The reputation of the night-time industry is also one regularly called into question. The Agent of Change principle may help to address some issues between planning and licensing. If a developer is proposing to build near an existing late-night venue, it is recommended they soundproof the new build to prevent noise complaints. John believes the digitalisation of the licensing process has also impacted the industry. “These days it takes much less time, now. You can apply for a Premises Licence pretty much anywhere and, so long as no one objects, there’s your licence and off you go. This naturally leads to the industry becoming oversupplied, and even potentially run by people who don’t know what they’re letting themselves in for! Running a licensed venue is tough and shouldn’t be taken on lightly. But done well it can be one of the most fun and rewarding experiences.”
Digitalisation isn’t just affecting how people apply for a license. It’s affecting our entire way of life. “Entertainment is everywhere,” John explains. “We have hundreds of channels on the TV, the internet on every phone. The way people are socialising is changing. It’s becoming more isolated. This means people are going out less and relying on technology to connect with new people instead. They won’t go out to discover new music or find new friends – with a quick search online you can discover a whole section of society who share your taste or views. People are less likely to engage with nightlife to socialise and discover.”
We know that younger generations are drinking less, and are more health-conscious and financially aware. The cost of a night out is prohibitive for some, who may instead choose to save up and buy tickets for one long festival. Festivals are increasing in popularity as they offer a memorable experience for customers to share with friends. As artists expect to be paid festival fees, clubs are struggling to bring in headliners without hiking up ticket prices. It’s a vicious cycle and one that is causing a number of big-name clubs both in the UK and abroad to struggle.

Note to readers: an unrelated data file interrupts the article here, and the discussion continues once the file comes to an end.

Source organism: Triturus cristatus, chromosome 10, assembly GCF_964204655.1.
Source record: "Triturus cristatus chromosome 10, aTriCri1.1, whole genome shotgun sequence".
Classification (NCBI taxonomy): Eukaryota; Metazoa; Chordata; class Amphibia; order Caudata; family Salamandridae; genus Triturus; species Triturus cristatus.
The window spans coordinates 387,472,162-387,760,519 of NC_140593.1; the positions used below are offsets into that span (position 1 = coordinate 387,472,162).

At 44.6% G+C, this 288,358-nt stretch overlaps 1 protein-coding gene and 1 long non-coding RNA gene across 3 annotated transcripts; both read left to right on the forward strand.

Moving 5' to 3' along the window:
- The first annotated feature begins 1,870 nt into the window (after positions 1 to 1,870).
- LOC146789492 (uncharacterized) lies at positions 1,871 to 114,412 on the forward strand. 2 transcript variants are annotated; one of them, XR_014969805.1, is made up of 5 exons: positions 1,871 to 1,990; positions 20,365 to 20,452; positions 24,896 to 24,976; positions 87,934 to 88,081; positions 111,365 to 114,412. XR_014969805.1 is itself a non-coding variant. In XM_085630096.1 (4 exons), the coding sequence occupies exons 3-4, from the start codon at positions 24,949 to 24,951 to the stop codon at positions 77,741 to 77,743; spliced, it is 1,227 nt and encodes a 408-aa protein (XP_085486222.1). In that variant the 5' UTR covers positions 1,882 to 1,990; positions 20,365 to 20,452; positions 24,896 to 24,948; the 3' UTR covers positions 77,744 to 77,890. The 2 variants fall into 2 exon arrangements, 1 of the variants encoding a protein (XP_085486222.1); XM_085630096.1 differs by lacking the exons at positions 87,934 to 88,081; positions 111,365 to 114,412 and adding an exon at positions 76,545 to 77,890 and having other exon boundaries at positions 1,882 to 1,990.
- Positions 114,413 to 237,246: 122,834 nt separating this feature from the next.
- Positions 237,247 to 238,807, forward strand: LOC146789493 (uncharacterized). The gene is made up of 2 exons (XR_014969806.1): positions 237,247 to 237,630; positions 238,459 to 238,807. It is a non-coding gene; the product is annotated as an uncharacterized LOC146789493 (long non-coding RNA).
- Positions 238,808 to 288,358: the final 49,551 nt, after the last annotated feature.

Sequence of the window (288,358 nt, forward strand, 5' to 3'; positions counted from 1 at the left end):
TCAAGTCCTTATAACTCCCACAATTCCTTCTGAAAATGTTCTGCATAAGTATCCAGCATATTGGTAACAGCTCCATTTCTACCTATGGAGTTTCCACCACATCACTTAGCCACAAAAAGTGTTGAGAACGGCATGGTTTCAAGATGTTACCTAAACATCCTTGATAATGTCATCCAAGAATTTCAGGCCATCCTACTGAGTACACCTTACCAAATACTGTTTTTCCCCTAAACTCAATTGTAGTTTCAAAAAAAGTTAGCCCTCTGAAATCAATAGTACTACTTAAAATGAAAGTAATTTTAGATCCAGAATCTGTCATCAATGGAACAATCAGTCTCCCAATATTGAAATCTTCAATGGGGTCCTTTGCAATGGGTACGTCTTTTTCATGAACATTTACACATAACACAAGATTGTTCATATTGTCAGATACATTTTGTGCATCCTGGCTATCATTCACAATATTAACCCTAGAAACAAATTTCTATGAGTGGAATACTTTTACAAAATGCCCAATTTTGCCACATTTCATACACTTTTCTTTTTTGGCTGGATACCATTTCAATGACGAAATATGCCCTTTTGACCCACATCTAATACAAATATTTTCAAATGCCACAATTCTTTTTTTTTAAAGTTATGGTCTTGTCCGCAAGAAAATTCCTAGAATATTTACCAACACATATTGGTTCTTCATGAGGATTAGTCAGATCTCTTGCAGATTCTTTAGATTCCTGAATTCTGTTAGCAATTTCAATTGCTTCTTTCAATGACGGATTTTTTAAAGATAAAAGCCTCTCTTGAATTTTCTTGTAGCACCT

“There will always be problems within the industry, and the industry will always find a way to overcome them. What will the night-time industry look like in 10 years? Who knows. The industry evolves at such a fast pace, and new trends are always taking over. I’ve even heard of virtual nightclubs! Whatever happens, I hope the industry continues to be exciting and an important part of the next generation’s lives.”
John gave up his DJ decks many years ago, but he’s still making a tremendous difference to the industry. As part of his work with NDML, he connects some of his old friends and fellow nightlife professionals with our award-winning services. He truly believes in the difference specialist insurance can make, having been a past NDML customer himself. “My job is to spread the word about NDML, and add that extra dimension of personal service. I know a lot of people in this industry, and it’s important they all know why they need the right insurance. I’m a genuine advocate for NDML, and feel confident I can vouch for them because the team always pull through and deliver their promises for customers.” He is also proud of NDML’s internal culture. “NDML is a lovely place to work. There is a real emphasis on wellbeing and caring about its people, which means everyone here is invested in the business and wants to do the best for our customers. It’s great to be part of.”
Throughout the years, licensed venues have been subject to hefty claims made against them. Slips on spilled drinks, trips over wires or equipment, intoxicated falls. Whilst there may be no sure-fire way to bring down the number of claims against a club, claims defensibility is the next best thing. “NDML offers free Claims Defensibility Training for customers, which helps mitigate risk and defend claims against a venue. For example, venues should have CCTV – and should know how long to keep a copy of the footage. The NDML team can advise on that.”
With John’s help, NDML’s profile is increasing and we are proud to be the night-time industry’s leading insurance broker. We are on a mission to help the industry and work with leading voices and associations like the NTIA and Best Bar None to make a difference. Together, we can secure the successful future of our nightlife.
– Written by Sophie Joelle, NDML Insurance